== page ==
Mr Ball said power has been lost to the valley for up to two days, creating animal welfare problems for cows that cannot be milked.

Looking back on the good, bad and ugly of the year the weather has definitely been in the latter category. Dare we hope that next year will be better?

December 29 in history


On December 29:

1170  Thomas Becket: Thomas Becket, Archbishop of Canterbury, was assassinated inside Canterbury Cathedral by followers of King Henry II; he subsequently becomes a saint and martyr in the Anglican Church and the Roman Catholic Church.

13th-century manuscript illumination, an early depiction of Becket’s assassination.

1721  Madame de Pompadour, mistress of King Louis XV of France, was born (d. 1764).

Madame de Pompadour, portrait by François Boucher.

1800 Charles Goodyear, American inventor, was born (d. 1860).


1809 William Ewart Gladstone, Prime Minister of the United Kingdom, was born  (d. 1898).

1835  The Treaty of New Echota was signed, ceding all the lands of the Cherokee east of the Mississippi River to the United States.

1876 The Ashtabula River Railroad bridge disaster left 64 injured and 92 dead at Ashtabula, Ohio.

Ashtabula Bridge disaster.jpg
Wood engraving published in Harper’s Weekly, 20 January 1877

1880 Tuhiata, or Tuhi, was hanged in Wellington for the murder of the artist Mary Dobie at Te Namu Bay, Opunake. Tuhi wrote to the Governor days before his execution asking that ‘my bad companions, your children, beer, rum and other spirits die with me’.

1890 United States soldiers kill more than 200 Oglala Lakota men, women, and children with 4 Hotchkiss guns in the Wounded Knee Massacre.

1911  Sun Yat-sen became the provisional President of the Republic of China.

1911  Mongolia gained independence from the Qing dynasty.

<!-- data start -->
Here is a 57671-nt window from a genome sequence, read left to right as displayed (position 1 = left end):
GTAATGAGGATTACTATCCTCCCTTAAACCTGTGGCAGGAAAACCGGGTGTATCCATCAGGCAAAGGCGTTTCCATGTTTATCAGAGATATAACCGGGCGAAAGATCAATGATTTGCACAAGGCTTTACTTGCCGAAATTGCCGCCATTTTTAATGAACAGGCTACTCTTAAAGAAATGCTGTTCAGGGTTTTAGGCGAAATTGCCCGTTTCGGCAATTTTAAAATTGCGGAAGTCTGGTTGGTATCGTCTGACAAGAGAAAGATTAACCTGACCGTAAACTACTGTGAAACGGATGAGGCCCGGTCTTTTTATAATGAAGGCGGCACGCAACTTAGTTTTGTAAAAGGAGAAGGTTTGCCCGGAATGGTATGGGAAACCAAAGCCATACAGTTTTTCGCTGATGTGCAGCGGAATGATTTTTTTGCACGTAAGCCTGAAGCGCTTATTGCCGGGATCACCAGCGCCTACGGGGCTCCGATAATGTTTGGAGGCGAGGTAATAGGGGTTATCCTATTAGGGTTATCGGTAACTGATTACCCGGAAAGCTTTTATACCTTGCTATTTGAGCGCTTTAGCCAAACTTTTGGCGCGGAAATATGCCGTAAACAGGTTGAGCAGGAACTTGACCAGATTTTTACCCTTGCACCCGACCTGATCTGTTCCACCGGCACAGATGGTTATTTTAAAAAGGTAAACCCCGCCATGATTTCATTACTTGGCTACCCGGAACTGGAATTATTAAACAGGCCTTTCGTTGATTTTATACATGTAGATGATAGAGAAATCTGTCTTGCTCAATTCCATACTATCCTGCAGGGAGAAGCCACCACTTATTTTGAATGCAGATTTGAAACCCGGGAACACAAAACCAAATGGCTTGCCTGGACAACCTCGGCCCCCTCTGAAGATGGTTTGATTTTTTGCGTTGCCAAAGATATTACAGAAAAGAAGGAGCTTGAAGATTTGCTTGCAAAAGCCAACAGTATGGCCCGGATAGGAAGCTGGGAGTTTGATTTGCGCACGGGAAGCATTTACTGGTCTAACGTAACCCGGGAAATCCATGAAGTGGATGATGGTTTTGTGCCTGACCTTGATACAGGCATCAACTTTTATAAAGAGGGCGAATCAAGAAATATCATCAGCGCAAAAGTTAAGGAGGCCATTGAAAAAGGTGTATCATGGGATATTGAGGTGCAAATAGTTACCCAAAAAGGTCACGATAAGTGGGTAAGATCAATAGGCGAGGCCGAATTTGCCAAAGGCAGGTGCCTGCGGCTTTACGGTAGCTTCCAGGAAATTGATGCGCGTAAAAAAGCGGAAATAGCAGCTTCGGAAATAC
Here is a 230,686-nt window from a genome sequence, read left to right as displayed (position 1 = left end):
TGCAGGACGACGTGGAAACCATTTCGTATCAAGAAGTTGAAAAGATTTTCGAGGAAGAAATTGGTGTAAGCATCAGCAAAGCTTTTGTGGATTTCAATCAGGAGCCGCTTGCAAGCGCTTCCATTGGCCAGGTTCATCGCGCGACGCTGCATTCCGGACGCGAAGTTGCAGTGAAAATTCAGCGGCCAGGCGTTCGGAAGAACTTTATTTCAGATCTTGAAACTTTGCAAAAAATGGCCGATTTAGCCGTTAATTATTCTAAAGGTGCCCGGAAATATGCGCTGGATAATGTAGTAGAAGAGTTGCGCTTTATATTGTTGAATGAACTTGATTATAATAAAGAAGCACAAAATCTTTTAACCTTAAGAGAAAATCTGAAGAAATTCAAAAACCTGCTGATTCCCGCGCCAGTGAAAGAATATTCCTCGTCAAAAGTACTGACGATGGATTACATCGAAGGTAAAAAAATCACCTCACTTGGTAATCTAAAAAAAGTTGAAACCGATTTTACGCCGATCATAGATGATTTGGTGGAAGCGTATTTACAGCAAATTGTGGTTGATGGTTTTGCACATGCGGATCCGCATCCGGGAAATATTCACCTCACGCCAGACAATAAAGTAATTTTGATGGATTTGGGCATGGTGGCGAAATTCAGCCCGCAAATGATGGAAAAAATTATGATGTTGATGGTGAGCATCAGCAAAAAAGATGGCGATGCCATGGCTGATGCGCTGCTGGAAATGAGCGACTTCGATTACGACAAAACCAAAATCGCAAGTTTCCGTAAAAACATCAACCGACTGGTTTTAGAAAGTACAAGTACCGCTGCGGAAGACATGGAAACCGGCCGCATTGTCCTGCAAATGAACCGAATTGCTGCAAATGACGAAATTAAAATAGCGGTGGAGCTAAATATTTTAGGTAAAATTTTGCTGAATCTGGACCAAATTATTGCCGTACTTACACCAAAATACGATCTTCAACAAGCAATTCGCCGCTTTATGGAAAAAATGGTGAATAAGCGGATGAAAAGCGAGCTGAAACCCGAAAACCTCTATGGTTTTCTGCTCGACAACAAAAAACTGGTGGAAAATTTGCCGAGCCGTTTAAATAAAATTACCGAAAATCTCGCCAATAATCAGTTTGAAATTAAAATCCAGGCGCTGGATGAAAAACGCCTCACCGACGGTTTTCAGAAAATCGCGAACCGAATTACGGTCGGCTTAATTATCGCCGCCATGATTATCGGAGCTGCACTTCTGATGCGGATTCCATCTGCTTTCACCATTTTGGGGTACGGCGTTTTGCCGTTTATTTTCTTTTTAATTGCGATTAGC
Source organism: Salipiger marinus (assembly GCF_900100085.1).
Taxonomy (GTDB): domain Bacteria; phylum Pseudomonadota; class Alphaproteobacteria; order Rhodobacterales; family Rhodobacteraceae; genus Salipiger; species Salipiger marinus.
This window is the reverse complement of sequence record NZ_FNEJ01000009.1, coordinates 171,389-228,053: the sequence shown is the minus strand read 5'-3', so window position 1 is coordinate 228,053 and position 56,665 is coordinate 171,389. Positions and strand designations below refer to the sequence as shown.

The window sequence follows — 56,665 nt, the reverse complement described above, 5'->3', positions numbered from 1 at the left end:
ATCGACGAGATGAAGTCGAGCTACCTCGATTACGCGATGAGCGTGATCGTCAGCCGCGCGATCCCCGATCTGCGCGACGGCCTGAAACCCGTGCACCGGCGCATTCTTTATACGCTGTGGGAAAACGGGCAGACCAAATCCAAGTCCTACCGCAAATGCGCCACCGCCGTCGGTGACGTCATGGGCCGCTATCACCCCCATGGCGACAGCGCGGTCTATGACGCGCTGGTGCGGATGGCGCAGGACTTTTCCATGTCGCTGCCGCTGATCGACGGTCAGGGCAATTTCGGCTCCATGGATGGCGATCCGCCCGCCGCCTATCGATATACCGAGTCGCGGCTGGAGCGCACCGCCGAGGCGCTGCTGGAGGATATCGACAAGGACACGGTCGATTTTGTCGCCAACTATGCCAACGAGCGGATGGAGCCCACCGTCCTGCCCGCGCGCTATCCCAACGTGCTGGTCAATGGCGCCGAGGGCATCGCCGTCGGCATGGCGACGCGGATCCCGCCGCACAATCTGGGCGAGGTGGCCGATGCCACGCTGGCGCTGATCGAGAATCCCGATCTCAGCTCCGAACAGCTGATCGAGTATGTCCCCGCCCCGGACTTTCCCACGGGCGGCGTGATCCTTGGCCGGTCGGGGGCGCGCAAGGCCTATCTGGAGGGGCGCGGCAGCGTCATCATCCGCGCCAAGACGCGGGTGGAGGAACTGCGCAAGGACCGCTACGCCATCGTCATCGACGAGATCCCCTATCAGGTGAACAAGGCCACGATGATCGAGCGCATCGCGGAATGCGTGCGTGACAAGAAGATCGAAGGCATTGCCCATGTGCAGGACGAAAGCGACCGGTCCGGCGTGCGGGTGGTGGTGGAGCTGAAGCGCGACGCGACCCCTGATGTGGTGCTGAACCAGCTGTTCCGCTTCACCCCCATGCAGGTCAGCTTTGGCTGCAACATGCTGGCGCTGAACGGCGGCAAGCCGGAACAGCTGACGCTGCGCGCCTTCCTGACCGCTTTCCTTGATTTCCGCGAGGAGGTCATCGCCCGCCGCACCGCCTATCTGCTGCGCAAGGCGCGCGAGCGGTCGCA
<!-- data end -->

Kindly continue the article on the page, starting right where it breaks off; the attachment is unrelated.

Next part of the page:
1930  Sir Muhammad Iqbal‘s presidential address in Allahabad introduced the Two-Nation Theory and outlines a vision for the creation of Pakistan.

1936  Mary Tyler Moore, American actress was born.

1937  The Irish Free State was replaced by a new state called Ireland with the adoption of a new constitution.

1939 First flight of the Consolidated B-24.

1940  In The Second Great Fire of London, the Luftwaffe firebombed the city, killing almost 200 civilians.
Herbert Mason’s iconic photograph taken 29 December 1940, published front page of Daily Mail 31 December 1940
1941 Birth of Ray Thomas, British musician (The Moody Blues).
1946 Marianne Faithfull, British singer, was born.
1949 KC2XAK of Bridgeport, Connecticut became the first Ultra high frequency (UHF) television station to operate a daily schedule.
1953 Alan Rusbridger, editor of The Guardian, was born.

1972 An Eastern Air Lines Flight 401 (a Lockheed Tristar) crashed on approach to Miami International Airport killing 101.

1975 A bomb exploded at La Guardia Airport in New York City, killing 11 people and injuring 74.

1889 1989 Václav Havel was elected president of Czechoslovakia – the first non-Communist to attain the post in more than four decades.


1996  Guatemala and leaders of Guatemalan National Revolutionary Union signed a peace accord ending a 36-year civil war.

1997 – Hong Kong began to kill all the nation’s 1.25 million chickens to stop the spread of a potentially deadly influenza strain.

1998 Leaders of the Khmer Rouge apologised for the 1970s genocide in Cambodia that claimed over 1 million.

2003 The last known speaker of Akkala Sami – died, rendering the language that was spoken in the Sami villages of A´kkel and Ču´kksuâl, in the inland parts of the Kola Peninsula in Russia extinct.

Sourced from NZ HIstory Online & Wikipedia.